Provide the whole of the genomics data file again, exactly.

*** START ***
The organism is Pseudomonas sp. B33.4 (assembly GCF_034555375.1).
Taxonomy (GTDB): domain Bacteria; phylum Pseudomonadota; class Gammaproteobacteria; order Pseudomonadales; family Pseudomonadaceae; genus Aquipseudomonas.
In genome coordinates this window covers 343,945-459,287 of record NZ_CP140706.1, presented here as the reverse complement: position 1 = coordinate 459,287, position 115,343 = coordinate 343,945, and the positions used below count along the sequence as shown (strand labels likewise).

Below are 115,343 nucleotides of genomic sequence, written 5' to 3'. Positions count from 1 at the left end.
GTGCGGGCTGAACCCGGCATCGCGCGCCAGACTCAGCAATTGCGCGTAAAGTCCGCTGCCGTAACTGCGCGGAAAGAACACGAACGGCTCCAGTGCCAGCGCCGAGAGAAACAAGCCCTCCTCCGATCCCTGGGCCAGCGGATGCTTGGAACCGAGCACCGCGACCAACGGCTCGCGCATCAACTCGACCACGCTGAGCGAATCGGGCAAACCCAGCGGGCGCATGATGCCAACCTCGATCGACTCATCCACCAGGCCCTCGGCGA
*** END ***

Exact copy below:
The organism is Pseudomonas sp. B33.4 (assembly GCF_034555375.1).
Taxonomy (GTDB): domain Bacteria; phylum Pseudomonadota; class Gammaproteobacteria; order Pseudomonadales; family Pseudomonadaceae; genus Aquipseudomonas.
In genome coordinates this window covers 343,945-459,287 of record NZ_CP140706.1, presented here as the reverse complement: position 1 = coordinate 459,287, position 115,343 = coordinate 343,945, and the positions used below count along the sequence as shown (strand labels likewise).

Below are 115,343 nucleotides of genomic sequence, written 5' to 3'. Positions count from 1 at the left end.
GTGCGGGCTGAACCCGGCATCGCGCGCCAGACTCAGCAATTGCGCGTAAAGTCCGCTGCCGTAACTGCGCGGAAAGAACACGAACGGCTCCAGTGCCAGCGCCGAGAGAAACAAGCCCTCCTCCGATCCCTGGGCCAGCGGATGCTTGGAACCGAGCACCGCGACCAACGGCTCGCGCATCAACTCGACCACGCTGAGCGAATCGGGCAAACCCAGCGGGCGCATGATGCCAACCTCGATCGACTCATCCACCAGGCCCTCGGCGA